Tracking demographics is one the latest characteristics of email analytics, it has the capacity to track a subscriber’s activity on a website by gender, age, and other necessary criteria. Once the receiver clicks on a link and arrives at your home page, these advanced metrics has the ability to open up in-depth details of how each segment is relating with your page, giving the deeper segmentation while giving the opportunity to get most of your content. Coupled with segmentation, the more classy features of analytics can assist you to optimize both the email and web browsing experience for your audience.

The benefit of Analyzing after the Click

Post-click analytics is becoming increasingly essential in the email marketing sector. Some few years ago, marketers had no way of knowing what has happened once a subscriber clicked the link in a message and entered their website. Of course, it was possible to fine-tune a landing page based on their preferences, but as far as the email relationship is concerned, things were are paused until the next campaign. The emergence of web analytics brought forth the needed vision and clarity, allowing the marketers to use a variety of numerous metrics to create highly relevant, personalized content based on the activity that is happening after each click.

After learning all these important notes about email analytics, it wouldn’t be that effective if you do not know which metrics to track down. Here are some of the most important metrics that you need to cover if you want to have a successful email marketing.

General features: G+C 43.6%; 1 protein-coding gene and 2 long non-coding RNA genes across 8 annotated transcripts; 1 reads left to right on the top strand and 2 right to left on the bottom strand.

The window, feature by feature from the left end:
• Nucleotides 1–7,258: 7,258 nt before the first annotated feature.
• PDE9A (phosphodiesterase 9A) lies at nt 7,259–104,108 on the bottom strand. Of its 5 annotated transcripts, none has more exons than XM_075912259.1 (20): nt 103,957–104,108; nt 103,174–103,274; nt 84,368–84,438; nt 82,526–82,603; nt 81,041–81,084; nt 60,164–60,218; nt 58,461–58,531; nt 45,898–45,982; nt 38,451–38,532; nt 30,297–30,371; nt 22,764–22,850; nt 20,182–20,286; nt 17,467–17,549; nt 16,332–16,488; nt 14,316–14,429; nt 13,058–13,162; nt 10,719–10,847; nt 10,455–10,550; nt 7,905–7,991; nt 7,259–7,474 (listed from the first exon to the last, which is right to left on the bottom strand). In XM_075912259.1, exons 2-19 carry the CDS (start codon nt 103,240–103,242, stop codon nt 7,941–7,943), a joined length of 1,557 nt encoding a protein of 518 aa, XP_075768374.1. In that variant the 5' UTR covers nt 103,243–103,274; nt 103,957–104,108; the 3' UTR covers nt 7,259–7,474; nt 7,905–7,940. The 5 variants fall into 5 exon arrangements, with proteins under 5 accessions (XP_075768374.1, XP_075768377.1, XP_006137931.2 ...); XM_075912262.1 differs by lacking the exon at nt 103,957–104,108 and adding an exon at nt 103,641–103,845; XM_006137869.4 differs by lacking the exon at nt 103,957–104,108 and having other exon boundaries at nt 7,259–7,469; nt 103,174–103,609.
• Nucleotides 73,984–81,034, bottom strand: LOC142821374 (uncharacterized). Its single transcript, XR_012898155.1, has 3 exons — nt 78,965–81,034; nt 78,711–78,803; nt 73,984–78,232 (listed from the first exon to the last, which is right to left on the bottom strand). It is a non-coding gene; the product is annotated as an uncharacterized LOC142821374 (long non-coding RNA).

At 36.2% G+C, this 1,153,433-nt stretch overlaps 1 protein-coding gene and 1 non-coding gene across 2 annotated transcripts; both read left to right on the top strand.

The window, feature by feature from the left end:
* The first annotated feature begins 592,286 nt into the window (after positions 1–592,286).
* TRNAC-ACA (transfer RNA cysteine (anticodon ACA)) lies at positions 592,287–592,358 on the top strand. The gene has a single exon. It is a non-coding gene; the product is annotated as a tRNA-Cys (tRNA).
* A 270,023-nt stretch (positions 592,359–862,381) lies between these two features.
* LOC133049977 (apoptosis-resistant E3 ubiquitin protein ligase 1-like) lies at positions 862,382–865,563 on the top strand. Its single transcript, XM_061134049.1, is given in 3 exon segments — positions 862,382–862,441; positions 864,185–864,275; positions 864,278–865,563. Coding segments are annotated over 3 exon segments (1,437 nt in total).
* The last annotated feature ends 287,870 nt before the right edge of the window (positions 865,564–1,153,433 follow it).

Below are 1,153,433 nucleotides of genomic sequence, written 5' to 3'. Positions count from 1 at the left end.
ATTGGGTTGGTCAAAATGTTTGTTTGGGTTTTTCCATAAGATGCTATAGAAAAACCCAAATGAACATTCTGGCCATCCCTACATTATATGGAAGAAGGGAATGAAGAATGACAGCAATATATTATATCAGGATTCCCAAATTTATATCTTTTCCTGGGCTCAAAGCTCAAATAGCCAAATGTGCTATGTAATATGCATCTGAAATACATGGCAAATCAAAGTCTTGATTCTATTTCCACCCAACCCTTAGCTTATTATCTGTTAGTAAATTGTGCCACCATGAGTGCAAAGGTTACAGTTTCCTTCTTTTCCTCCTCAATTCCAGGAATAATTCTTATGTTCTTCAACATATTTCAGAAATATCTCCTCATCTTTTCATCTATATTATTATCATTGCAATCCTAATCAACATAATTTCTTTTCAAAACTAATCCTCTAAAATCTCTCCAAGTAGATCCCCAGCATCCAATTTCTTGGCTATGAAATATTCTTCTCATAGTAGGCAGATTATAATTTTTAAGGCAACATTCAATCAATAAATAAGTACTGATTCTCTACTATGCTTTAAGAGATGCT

Clickthrough Rate

Clickthrough rate refers to the percentage of the email recipients that has one clicked any of the links found in the email given to them. The result of this metric is determined by dividing the total clicks by the total delivered emails and then multiplied by 100.

For example, total clicks is 500, while you delivered 10,000 emails, then multiplied by 100 and you get 5 percent clickthrough rate. You can also use unique clicks in the aforementioned calculation, as long as you will use the same approach every time you monitor these email metrics.

Most email marketer will tell you to check out the clickthrough rate first whenever they track email marketing. This is what most experts like to prefer as day-to-day metric in email marketing since it will let them calculate the performance of each individual emails that you sent. From this, you are able to track how the CTR of your email marketing has changed over time.

Conversion Rate

The conversion rate refers to the percentage of the email recipients that has clicked the link in the email and has also completed its desired action. You get the rate by dividing the number of people who finished taking up the desired action by the total emails that has successfully delivered. This is then multiplied by 100.

For example, 400 were recorded to have finished the desired action and the total email delivered is 10,000. Divide the two and multiply it by 100, then you get 4 percent conversion rate.

After the email recipient has clicked in the email, their next goal would be to get them converted on the offer based on the email. This means that they had to take action that the email you sent has asked them to do. So if you are sending an email that offers your audience something to download, you will consider anyone that downloads whatever it is in your email to be a conversion.

Bounce Rate

This is the percentage of the total emails sent that may not have successfully delivered to the inbox of the recipient. This is calculated by the total number of emails that have bounds by the number of emails you have sent. The result is then multiplied by 100.

For example, there was a total of 75 bounced emails and you’ve sent a total emails of 10,000. The result of these two is then multiplied by 100, thus you get 0.75 percent bounce rate.

There are certain bounces in which it is considered as soft bounces because they did not make it due to a temporary problem from the valid email address, like a problem with the server of the recipient or a full inbox. The hard bounces are the result of non-existent, closed or invalid email address.